And there is more in this passage from Isaiah 9--it encourages us that there is an unending increase of government and peace. He invites us to experience justice and right relationships capable of impacting others around us.
Unlike government programs from earthly nations, we are assured that "the zeal of the LORD Almighty will accomplish this." The counsel, power, belonging and peace is accomplished not by human programs, but rather by humbly and intentionally submitting to the gentle yoke of discipleship. After he saves us, he wants to rule us, if we will allow him.
The challenge for us as followers of Jesus is this: his government is available for everyone, but it is still a government. We must choose whether we will live with King Jesus, or simply settle for Fireman Jesus.
Just when we are tempted to think these times are unique, the Scriptures remind us that people of every generation, every race, and every society have had to cope with fear and uncertainty. That’s because these are the weapons of the god of this age.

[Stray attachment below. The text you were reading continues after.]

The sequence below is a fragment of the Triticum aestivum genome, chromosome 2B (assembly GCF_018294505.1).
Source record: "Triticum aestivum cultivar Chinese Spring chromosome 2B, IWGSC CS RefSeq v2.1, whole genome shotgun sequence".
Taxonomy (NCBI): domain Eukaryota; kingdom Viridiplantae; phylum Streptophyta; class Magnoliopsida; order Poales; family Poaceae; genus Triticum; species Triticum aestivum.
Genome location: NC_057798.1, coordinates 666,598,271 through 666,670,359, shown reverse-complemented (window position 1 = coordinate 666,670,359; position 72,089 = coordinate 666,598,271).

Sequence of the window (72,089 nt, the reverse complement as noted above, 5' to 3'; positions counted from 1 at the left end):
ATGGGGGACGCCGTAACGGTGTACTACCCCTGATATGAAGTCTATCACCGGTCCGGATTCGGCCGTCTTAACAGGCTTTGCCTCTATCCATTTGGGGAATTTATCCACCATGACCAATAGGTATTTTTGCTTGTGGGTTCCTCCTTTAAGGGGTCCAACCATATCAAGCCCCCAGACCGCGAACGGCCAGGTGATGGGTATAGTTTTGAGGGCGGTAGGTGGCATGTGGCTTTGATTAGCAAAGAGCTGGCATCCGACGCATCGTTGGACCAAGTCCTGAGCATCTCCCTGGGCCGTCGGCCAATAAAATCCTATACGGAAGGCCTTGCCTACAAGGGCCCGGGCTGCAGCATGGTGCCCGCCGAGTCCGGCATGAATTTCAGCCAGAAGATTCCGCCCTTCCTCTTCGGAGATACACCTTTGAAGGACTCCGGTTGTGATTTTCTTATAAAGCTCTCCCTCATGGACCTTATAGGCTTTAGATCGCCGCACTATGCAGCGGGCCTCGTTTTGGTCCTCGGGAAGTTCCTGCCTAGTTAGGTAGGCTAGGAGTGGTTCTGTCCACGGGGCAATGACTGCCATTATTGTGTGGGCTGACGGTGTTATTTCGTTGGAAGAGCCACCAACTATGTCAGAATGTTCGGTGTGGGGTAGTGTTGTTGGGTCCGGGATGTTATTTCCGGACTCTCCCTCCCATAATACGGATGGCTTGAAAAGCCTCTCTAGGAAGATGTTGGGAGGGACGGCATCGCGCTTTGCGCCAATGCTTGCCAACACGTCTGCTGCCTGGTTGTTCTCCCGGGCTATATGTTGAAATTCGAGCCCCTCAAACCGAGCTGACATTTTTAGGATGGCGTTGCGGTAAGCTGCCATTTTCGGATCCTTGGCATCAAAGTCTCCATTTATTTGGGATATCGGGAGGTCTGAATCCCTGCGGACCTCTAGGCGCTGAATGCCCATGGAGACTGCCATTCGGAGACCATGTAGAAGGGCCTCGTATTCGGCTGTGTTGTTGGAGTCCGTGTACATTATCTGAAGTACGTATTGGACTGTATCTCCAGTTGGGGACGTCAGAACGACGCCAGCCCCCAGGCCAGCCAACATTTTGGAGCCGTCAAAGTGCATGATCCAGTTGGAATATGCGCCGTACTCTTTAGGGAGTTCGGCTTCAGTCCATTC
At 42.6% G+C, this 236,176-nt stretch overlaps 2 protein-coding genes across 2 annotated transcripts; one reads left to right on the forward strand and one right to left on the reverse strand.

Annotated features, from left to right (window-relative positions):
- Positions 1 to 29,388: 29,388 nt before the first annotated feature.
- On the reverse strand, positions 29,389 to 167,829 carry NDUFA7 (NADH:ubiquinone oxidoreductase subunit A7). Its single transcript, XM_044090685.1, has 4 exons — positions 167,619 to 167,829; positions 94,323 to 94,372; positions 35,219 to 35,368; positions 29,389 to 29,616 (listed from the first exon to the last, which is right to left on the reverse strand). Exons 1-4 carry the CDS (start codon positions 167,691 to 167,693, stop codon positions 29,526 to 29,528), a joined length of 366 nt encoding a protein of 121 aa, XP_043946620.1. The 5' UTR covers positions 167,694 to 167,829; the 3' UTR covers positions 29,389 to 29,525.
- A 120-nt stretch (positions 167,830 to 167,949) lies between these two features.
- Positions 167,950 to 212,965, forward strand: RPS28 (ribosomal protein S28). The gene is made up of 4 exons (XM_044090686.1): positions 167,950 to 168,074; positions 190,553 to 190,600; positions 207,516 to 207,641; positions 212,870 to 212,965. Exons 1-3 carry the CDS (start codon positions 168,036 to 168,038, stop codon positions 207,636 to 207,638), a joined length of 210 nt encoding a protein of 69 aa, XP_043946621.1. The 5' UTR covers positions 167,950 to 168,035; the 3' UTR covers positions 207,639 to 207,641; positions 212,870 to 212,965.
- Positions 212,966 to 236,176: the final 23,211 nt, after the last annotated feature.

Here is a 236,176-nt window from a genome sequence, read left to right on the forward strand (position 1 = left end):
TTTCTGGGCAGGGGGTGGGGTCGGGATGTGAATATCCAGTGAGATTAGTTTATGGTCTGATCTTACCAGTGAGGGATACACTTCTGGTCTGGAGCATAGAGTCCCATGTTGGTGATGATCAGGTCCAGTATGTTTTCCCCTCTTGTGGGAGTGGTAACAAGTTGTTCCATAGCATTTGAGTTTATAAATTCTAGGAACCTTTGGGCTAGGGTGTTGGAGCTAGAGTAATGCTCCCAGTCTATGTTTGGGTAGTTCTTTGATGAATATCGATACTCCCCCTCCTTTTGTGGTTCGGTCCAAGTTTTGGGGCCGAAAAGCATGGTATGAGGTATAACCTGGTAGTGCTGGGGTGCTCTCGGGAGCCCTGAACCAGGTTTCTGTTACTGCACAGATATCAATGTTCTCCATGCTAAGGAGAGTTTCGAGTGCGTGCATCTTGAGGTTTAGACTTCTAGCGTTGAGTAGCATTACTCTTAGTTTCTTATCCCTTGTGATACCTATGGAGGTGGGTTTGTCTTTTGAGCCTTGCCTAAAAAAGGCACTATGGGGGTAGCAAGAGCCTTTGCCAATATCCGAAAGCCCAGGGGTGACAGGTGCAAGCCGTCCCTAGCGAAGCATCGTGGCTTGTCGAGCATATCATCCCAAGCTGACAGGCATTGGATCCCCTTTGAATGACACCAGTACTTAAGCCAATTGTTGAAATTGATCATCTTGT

The excellent news is we can receive the right relationships, deep peace and inner-spring of joy conferred upon subjects of the King by his Holy Spirit. These are gifts of the Kingdom, and they are more real than the fears and doubts sown into the everyday messages of this age. To live in these three realities is actually a signal to the Adversary his methods are passing away, and being replaced with a resurrected people living in the age to come even now: “Only conduct yourselves in a manner worthy of the gospel of Christ, so that whether I come and see you or remain absent, I will hear of you that you are standing firm in one spirit, with one mind striving together for the faith of the gospel: in no way alarmed by your opponents—which is a sign of destruction for them, but of salvation for you, and that too, from God.” (Philippians 1:27-28)
The answer is always the same: there is a King in Heaven who will return to earth, and we can participate in His Kingdom right now, even before he returns. In the on-going mission of God’s people living in this present age, there is no such thing as a “non-combatant.” The only question is whether I’m aware of the conflict raging around me.
Meditate: Have I ever thought of my life as the battleground between two kingdoms?